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Thanks - I agree - thought I'd found it with the Royal Purple but they don't make anything for hydraulic clutch systems. :(
The synthetic fluid is for the transmission... nothing to do with the hydraulic clutch (stock fluid in clutch system is already synthetic). The issue with the standard fluid in the transmission is that when it's cold, and it "thickens up", it screws with the sychronizers ability to function... thereby making quick shifts difficult until it warms up. Replacement synthetic fluid is able to maintain it's viscosity to much lower temps.
 

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The 1st-2nd and 2nd-3rd shifts in my 2014 Premier Z51 are fairly "notchy" until everything gets warmed up. Do you think a MGW shifter would help that? I don't race or run it hard. Just wondering what your opinions are as to what difference a MGW would make.
Use the RANGER METHOD to change your clutch fluid. Use a quality Dot-4 synthetic brake fluid. Even in Alabama my M7 likes to warm up. I did change to a Hinson short throw shifter.
 

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(Apologies in advance for a long, boring, reply here! bob)

The test for a "dragging" clutch in the old days was to shift into reverse.

The transmission should be thoroughly warm for the test. Let the car idle in neutral with the clutch engaged. De-clutch (push down on the clutch pedal) and wait a second or so (to allow the spinning gears to stop) and then shift slowly and deliberately into reverse. If there's any gear-grinding noise the clutch is not releasing. I experienced that numerous times in the "old days", when the clutch throwout bearing was worn (in VW's it was a carbon bearing!).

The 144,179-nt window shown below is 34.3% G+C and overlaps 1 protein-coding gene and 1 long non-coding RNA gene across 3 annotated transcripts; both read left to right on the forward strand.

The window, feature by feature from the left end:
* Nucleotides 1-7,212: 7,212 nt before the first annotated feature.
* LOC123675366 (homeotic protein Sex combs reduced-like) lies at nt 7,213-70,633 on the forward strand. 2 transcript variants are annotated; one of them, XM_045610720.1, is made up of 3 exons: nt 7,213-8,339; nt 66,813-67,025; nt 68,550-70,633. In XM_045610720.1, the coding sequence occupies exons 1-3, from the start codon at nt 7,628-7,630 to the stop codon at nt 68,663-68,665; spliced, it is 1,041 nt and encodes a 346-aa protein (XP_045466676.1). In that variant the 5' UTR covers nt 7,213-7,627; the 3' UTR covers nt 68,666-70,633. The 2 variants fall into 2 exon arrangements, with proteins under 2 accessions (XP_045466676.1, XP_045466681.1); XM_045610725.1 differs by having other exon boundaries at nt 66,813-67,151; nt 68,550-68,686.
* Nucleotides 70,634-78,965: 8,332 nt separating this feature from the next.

With apologies, I don't know if the C7 with the M7 transmission has synchro rings on reverse. I've never had a car with that (unless our C7 has it?) but I think some transmissions do now (?).

I'm SURE most of you readers already know if the C7 with M7 has synchro rings on reverse (??). Maybe I'm wrong and nobody has it??

This test would be far less definitive if the C7 with M7 does have snychros on reverse. You'd have to try to "feel" the synchro rings matching the speed, and it would feel the same for both 1st and reverse. With experience you could feel that by sensing whether it felt the same when shifting immediately after de-clutching compared with waiting a second or so, but engaging the gear with the same pressure on the shift lever. If it feels the same probably the clutch is not releasing.

BTW, that "feel" of the synchro rings matching the speed is exactly the same feel you'd sense making a low speed shift without using the clutch pedal (without de-clutching). But nobody would recommend doing that! It's easy to do at low speeds (but to sense the difference you'd need to try it shifting quickly and then increasingly with a greater hesitation, for upshifts without using the clutch). If you upshift with exactly the right hesitation you do not need to declutch.

In the 1950's in Germany the driver's license test required demonstrating the ability to drive a car with a non-synchromesh transmission (then standard on the not-for-America VW's). Up-shifting a non-synchro transmission with the perfect hesitation is exactly the same whether one uses the clutch or not. The transmission gear-speeds are perfectly matched with the car's speed, making the clutch completely unnecessary to effect the upshift.

Of course downshifting was far more difficult, requiring "double clutching" (double de-clutching to some) and speed matching with the clutch engaged. You had to know (to feel) the right RPM to speed match and also the right hesitation to engage the lower gear. Long ago I could do that; no more!

Apologies for being a long-winded old man! Probably every one of you already knew all that! Happy pandemic ending (eventually) to all of us, bob